29. B&P Code §7120: Willful or deliberate failure to pay money when due for materials or services rendered or false denial of any amount due or the validity of a claim with intent to secure a discount or delay.
  30. B&P Code §7121: Employing or associating as an officer, director, partner, manager, qualifier or one of the personnel of record of a licensee, a person whose license was previously denied, suspended, or revoked, or who had knowledge of or participate in acts of an organization which had its license previously denied, suspended, or revoked.
  31. B&P Code §7121.5: Employing or associating as an officer, director, partner, manager, or qualifier, a qualifier of an organization which has had its license revoked or suspended, regardless of whether he or she had knowledge of or participated in any acts of the  organization which led to its license being revoked or suspended.
  32. B&P Code §7123: Being convicted of a crime substantially related to the qualifications, functions and duties of a contractor.
  33. B&P Code §7123.5: Overpricing work following an emergency or major disaster.

What happens when a complaint is filed or enforcement action initiated against my license?

The CSLB may initiate enforcement action on its own. However, more typically, a complaint is filed against a license. The License Law states that “any person” may file a complaint against a license. Usually, however, a complaint is filed by an owner or another contractor, subcontractor, material supplier or employee.

Complaints based on patent defects must be filed within 4 years after the act or omission. Complaints based on latent defects must be filed within 10 years after the act or omission. And complaints based on misrepresentations of material facts, or based on criminal conduct, must be filed within 2 years of discovery.

When a complaint is filed it is processed at the CSLB Intake and Mediation Center nearest the location where the alleged violation occurred. If the complaint is found to fall within the CSLB’s jurisdiction the CSLB will send confirmation of receipt of the complaint to the complainant and a notice to the contractor.

  1. Notice of Possible Violation: The notice to the contractor will usually request information as to whether a settlement has been reached, whether a settlement was offered but not accepted, whether the contractor contends that no violation exists, or if there is further information the contractor would like to share with the CSLB.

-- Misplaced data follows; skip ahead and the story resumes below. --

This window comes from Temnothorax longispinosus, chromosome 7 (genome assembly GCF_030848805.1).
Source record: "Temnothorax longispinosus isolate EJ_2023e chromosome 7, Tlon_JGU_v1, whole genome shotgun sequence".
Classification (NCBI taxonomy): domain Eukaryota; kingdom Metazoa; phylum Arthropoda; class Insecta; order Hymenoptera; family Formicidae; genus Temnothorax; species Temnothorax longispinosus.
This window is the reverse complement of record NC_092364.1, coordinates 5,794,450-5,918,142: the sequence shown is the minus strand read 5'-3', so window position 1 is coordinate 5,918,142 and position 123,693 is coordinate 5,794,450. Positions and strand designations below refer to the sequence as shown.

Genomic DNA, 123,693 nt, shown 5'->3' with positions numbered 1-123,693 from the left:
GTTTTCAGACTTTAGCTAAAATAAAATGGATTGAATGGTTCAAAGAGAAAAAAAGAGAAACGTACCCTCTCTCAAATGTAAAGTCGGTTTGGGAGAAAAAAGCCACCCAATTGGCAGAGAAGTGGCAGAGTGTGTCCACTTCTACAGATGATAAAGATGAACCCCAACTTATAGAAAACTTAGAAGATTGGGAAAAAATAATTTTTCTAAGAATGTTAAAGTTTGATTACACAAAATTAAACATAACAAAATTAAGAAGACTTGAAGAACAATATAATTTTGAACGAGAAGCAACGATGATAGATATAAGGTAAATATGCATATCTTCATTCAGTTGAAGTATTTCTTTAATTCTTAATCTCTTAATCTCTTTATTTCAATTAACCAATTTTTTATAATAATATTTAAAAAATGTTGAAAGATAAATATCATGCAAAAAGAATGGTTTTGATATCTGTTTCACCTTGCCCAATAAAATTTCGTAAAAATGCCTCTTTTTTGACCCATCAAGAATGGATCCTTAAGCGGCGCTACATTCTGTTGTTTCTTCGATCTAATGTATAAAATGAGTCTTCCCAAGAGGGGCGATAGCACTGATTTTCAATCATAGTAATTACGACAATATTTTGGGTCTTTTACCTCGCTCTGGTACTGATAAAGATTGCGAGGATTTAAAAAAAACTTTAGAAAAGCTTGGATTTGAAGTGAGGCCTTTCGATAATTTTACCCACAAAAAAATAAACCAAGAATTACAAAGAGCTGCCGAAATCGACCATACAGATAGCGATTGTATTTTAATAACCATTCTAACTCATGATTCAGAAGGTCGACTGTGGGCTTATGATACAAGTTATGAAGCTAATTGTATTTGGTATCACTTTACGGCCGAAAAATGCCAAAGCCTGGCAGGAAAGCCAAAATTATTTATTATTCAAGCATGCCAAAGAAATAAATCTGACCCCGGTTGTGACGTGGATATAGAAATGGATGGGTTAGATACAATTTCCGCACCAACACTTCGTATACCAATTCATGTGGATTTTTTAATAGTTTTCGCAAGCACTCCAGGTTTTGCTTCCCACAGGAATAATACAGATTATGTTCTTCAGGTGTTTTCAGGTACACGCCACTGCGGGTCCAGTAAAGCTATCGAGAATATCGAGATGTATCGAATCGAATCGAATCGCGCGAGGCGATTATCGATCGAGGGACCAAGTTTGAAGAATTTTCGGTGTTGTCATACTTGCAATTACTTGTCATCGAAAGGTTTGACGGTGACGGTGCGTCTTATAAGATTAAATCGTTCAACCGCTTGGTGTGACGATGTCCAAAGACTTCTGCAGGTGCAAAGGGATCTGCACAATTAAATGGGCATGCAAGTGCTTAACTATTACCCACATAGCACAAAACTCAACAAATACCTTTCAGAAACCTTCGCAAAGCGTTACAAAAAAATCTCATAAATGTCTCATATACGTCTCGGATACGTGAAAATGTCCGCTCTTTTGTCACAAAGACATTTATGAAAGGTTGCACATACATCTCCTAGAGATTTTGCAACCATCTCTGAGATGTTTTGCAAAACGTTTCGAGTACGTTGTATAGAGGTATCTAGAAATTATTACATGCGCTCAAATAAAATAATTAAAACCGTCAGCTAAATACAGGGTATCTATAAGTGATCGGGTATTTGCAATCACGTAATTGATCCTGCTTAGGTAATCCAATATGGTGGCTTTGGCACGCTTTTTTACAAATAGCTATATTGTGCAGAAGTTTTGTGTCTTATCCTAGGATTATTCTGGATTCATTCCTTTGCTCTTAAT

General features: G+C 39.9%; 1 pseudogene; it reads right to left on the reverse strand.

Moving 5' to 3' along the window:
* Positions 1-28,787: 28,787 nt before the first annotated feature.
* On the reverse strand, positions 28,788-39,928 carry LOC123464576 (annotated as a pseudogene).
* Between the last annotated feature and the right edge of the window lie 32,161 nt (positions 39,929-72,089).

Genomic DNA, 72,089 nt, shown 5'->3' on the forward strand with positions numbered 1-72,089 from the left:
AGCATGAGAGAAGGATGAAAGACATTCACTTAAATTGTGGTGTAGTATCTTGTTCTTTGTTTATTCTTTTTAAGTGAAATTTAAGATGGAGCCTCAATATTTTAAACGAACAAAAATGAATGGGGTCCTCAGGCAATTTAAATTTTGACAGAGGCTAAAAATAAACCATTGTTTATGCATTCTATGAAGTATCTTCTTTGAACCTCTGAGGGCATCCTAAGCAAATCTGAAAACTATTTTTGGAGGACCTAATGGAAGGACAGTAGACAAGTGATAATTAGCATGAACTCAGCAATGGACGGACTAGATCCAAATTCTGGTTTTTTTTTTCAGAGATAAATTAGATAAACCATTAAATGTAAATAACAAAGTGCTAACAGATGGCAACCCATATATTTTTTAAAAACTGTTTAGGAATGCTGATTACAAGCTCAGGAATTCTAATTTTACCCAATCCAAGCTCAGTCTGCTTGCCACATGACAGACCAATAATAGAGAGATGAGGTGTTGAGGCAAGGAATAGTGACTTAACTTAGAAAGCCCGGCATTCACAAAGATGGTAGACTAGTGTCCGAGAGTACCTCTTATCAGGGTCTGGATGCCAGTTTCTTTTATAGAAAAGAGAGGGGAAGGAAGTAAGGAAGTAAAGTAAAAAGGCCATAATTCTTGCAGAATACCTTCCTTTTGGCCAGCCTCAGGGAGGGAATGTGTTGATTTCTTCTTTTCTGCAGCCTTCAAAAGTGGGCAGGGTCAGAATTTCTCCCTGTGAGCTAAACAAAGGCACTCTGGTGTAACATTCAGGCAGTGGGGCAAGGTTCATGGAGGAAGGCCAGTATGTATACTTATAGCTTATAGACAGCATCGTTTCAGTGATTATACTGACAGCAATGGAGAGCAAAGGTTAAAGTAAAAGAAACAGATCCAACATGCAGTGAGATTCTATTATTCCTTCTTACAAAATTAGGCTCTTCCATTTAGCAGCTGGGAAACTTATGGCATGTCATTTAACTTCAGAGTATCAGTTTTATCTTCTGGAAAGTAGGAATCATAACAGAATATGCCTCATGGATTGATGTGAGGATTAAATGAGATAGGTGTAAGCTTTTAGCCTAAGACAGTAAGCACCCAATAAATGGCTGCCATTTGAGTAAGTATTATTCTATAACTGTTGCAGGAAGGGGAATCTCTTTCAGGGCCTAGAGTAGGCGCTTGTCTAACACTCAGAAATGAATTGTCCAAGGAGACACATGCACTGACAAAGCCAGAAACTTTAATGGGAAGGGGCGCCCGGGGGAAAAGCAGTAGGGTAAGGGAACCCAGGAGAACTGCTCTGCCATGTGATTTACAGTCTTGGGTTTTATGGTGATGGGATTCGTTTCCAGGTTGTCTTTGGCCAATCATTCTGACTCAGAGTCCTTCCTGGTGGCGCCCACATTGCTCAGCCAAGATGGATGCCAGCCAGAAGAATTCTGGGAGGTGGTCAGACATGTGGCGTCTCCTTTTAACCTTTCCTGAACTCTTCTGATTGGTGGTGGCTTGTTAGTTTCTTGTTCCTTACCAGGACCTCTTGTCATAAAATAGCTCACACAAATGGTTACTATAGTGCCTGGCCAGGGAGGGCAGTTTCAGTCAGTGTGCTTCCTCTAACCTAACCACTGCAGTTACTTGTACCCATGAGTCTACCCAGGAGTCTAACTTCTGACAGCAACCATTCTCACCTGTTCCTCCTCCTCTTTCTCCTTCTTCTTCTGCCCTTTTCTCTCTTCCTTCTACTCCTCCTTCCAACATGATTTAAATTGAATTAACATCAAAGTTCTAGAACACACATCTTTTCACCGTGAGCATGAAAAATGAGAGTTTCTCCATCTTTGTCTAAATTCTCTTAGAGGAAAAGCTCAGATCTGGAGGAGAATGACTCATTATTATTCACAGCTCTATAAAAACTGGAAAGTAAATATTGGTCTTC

2. Investigation: If a complaint is not resolved, a CSLB consumer services representative (CSR) will contact the complainant and the contractor to request additional information and documentation and attempt to mediate the dispute. If the CSR determines that further investigation is necessary, he or she can assign the case to an enforcement representative (ER) who will conduct an investigation by requesting further information and documents, and conducting interviews, to determine whether there is clear and convincing evidence of a violation of the License Law.
  3. CSLB-Sponsored Arbitration: In certain cases, the CSLB can refer the parties to the CSLB-sponsored arbitration program. The CSLB-sponsored arbitration program is only available if: (a) the dispute involves damages greater than $12,500 but less than $50,000; (b) the contractor has a license in good standing; (c) the contractor does not have a history of repeated or similar violations; (d)  the contractor does not currently have a disciplinary action pending against him or her; and (e) the parties have not previously agreed to arbitrate or are willing to waive a contractual agreement to arbitrate. The CSLB-sponsored arbitration program is voluntary, unless the damages are equal to or below $12,500, in which case arbitration can be mandated. If the  parties participate in the CSLB-sponsored arbitration the arbitrator’s decision is binding.
  4. CSLB Enforcement Action: Once an investigation is concluded the CSLB may take one or more of the following actions: (a) issue a warning letter; (b) issue a citation; (c) file an accusation; or (d) close the complaint because the parties’  settled, for lack of evidence, or because it found no violation. In rare instances, the CSLB may seek injunctive relief with the courts or refer the matter to a local prosecutor for the filing of criminal charges.

What is a warning letter?

If a violation is found but the contractor’s actions are not egregious and the contractor’s history does not reflect a patter of violations the CSLB may just send a warning letter to the contractor. A warning letter remains a matter of record and could support more serious action against a contractor if further violations occur.

What is a citation?

If a contractor is found to have violated the License Law, the CSLB may issue a citation imposing a civil penalty payable to the CSLB as well as an order of restitution requiring the contractor to either correct deficiencies and/or pay for the damages of the complainant. Civil penalties on a single construction project, no matter the number of violations, cannot exceed $5,000. However, if a contractor is found to have contracted with an unlicensed contractor or have aided and abetted an unlicensed contractor a civil penalty of up to $15,000 may be assessed.